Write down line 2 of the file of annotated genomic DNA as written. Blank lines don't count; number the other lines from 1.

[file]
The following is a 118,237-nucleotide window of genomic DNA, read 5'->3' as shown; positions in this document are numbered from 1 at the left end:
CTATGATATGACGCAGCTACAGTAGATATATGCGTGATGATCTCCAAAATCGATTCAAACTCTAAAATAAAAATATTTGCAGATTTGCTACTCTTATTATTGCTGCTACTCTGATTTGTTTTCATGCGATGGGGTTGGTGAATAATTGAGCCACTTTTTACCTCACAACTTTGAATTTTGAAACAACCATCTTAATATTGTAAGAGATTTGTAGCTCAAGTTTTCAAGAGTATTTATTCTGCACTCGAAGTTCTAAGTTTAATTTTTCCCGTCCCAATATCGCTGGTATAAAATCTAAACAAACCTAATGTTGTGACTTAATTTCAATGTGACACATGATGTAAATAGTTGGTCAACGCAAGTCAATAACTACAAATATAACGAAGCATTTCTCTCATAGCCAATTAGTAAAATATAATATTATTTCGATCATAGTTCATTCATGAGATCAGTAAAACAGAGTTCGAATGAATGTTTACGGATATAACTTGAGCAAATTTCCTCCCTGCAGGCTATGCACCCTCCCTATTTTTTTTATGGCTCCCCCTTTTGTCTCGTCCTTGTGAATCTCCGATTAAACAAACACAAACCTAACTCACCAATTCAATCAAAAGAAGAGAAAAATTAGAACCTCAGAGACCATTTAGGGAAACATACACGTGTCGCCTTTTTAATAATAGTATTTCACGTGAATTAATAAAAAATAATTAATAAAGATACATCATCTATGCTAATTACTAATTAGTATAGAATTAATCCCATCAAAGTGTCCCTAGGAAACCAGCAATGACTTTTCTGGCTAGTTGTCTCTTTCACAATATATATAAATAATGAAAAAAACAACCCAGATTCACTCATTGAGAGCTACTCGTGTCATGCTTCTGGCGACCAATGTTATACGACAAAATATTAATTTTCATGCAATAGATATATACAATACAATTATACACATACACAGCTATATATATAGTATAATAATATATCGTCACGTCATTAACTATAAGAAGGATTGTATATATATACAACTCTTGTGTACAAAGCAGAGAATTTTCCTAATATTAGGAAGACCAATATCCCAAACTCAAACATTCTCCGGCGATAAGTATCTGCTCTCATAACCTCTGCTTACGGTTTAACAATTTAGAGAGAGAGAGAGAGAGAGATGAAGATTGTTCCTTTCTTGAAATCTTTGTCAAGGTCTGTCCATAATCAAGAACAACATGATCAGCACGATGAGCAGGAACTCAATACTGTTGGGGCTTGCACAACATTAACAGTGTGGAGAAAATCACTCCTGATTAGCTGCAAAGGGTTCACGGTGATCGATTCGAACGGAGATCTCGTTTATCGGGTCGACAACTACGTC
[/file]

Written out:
CTATGATATGACGCAGCTACAGTAGATATATGCGTGATGATCTCCAAAATCGATTCAAACTCTAAAATAAAAATATTTGCAGATTTGCTACTCTTATTATTGCTGCTACTCTGATTTGTTTTCATGCGATGGGGTTGGTGAATAATTGAGCCACTTTTTACCTCACAACTTTGAATTTTGAAACAACCATCTTAATATTGTAAGAGATTTGTAGCTCAAGTTTTCAAGAGTATTTATTCTGCACTCGAAGTTCTAAGTTTAATTTTTCCCGTCCCAATATCGCTGGTATAAAATCTAAACAAACCTAATGTTGTGACTTAATTTCAATGTGACACATGATGTAAATAGTTGGTCAACGCAAGTCAATAACTACAAATATAACGAAGCATTTCTCTCATAGCCAATTAGTAAAATATAATATTATTTCGATCATAGTTCATTCATGAGATCAGTAAAACAGAGTTCGAATGAATGTTTACGGATATAACTTGAGCAAATTTCCTCCCTGCAGGCTATGCACCCTCCCTATTTTTTTTATGGCTCCCCCTTTTGTCTCGTCCTTGTGAATCTCCGATTAAACAAACACAAACCTAACTCACCAATTCAATCAAAAGAAGAGAAAAATTAGAACCTCAGAGACCATTTAGGGAAACATACACGTGTCGCCTTTTTAATAATAGTATTTCACGTGAATTAATAAAAAATAATTAATAAAGATACATCATCTATGCTAATTACTAATTAGTATAGAATTAATCCCATCAAAGTGTCCCTAGGAAACCAGCAATGACTTTTCTGGCTAGTTGTCTCTTTCACAATATATATAAATAATGAAAAAAACAACCCAGATTCACTCATTGAGAGCTACTCGTGTCATGCTTCTGGCGACCAATGTTATACGACAAAATATTAATTTTCATGCAATAGATATATACAATACAATTATACACATACACAGCTATATATATAGTATAATAATATATCGTCACGTCATTAACTATAAGAAGGATTGTATATATATACAACTCTTGTGTACAAAGCAGAGAATTTTCCTAATATTAGGAAGACCAATATCCCAAACTCAAACATTCTCCGGCGATAAGTATCTGCTCTCATAACCTCTGCTTACGGTTTAACAATTTAGAGAGAGAGAGAGAGAGAGATGAAGATTGTTCCTTTCTTGAAATCTTTGTCAAGGTCTGTCCATAATCAAGAACAACATGATCAGCACGATGAGCAGGAACTCAATACTGTTGGGGCTTGCACAACATTAACAGTGTGGAGAAAATCACTCCTGATTAGCTGCAAAGGGTTCACGGTGATCGATTCGAACGGAGATCTCGTTTATCGGGTCGACAACTACGTC